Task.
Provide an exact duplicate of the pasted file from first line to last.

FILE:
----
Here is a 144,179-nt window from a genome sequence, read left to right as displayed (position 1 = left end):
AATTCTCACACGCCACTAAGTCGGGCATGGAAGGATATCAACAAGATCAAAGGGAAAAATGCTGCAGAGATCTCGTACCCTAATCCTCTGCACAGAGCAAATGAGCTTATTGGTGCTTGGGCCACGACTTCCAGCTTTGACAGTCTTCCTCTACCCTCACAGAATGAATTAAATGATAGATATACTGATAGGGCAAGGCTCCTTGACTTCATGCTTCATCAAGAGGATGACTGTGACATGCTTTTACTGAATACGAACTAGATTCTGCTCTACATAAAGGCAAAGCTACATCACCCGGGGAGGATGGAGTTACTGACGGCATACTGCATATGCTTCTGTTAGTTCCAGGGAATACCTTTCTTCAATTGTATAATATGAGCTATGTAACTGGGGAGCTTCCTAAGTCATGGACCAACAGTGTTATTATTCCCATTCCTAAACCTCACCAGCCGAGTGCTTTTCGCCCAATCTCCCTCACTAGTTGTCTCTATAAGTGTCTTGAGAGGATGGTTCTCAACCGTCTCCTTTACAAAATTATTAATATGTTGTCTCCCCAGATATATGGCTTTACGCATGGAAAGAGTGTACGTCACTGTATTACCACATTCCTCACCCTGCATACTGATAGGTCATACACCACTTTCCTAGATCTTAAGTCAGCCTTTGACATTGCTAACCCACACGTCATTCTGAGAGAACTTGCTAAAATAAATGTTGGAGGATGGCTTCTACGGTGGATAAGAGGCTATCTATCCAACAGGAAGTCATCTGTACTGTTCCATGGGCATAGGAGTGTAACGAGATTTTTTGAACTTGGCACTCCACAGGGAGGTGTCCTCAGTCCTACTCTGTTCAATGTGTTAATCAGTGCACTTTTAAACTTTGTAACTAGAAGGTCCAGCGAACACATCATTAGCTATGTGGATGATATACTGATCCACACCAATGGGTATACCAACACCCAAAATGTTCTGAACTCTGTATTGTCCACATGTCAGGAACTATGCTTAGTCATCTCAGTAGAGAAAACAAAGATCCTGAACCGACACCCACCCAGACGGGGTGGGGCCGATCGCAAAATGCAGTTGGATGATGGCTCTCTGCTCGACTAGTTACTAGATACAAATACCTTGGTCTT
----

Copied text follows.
Here is a 144,179-nt window from a genome sequence, read left to right as displayed (position 1 = left end):
AATTCTCACACGCCACTAAGTCGGGCATGGAAGGATATCAACAAGATCAAAGGGAAAAATGCTGCAGAGATCTCGTACCCTAATCCTCTGCACAGAGCAAATGAGCTTATTGGTGCTTGGGCCACGACTTCCAGCTTTGACAGTCTTCCTCTACCCTCACAGAATGAATTAAATGATAGATATACTGATAGGGCAAGGCTCCTTGACTTCATGCTTCATCAAGAGGATGACTGTGACATGCTTTTACTGAATACGAACTAGATTCTGCTCTACATAAAGGCAAAGCTACATCACCCGGGGAGGATGGAGTTACTGACGGCATACTGCATATGCTTCTGTTAGTTCCAGGGAATACCTTTCTTCAATTGTATAATATGAGCTATGTAACTGGGGAGCTTCCTAAGTCATGGACCAACAGTGTTATTATTCCCATTCCTAAACCTCACCAGCCGAGTGCTTTTCGCCCAATCTCCCTCACTAGTTGTCTCTATAAGTGTCTTGAGAGGATGGTTCTCAACCGTCTCCTTTACAAAATTATTAATATGTTGTCTCCCCAGATATATGGCTTTACGCATGGAAAGAGTGTACGTCACTGTATTACCACATTCCTCACCCTGCATACTGATAGGTCATACACCACTTTCCTAGATCTTAAGTCAGCCTTTGACATTGCTAACCCACACGTCATTCTGAGAGAACTTGCTAAAATAAATGTTGGAGGATGGCTTCTACGGTGGATAAGAGGCTATCTATCCAACAGGAAGTCATCTGTACTGTTCCATGGGCATAGGAGTGTAACGAGATTTTTTGAACTTGGCACTCCACAGGGAGGTGTCCTCAGTCCTACTCTGTTCAATGTGTTAATCAGTGCACTTTTAAACTTTGTAACTAGAAGGTCCAGCGAACACATCATTAGCTATGTGGATGATATACTGATCCACACCAATGGGTATACCAACACCCAAAATGTTCTGAACTCTGTATTGTCCACATGTCAGGAACTATGCTTAGTCATCTCAGTAGAGAAAACAAAGATCCTGAACCGACACCCACCCAGACGGGGTGGGGCCGATCGCAAAATGCAGTTGGATGATGGCTCTCTGCTCGACTAGTTACTAGATACAAATACCTTGGTCTT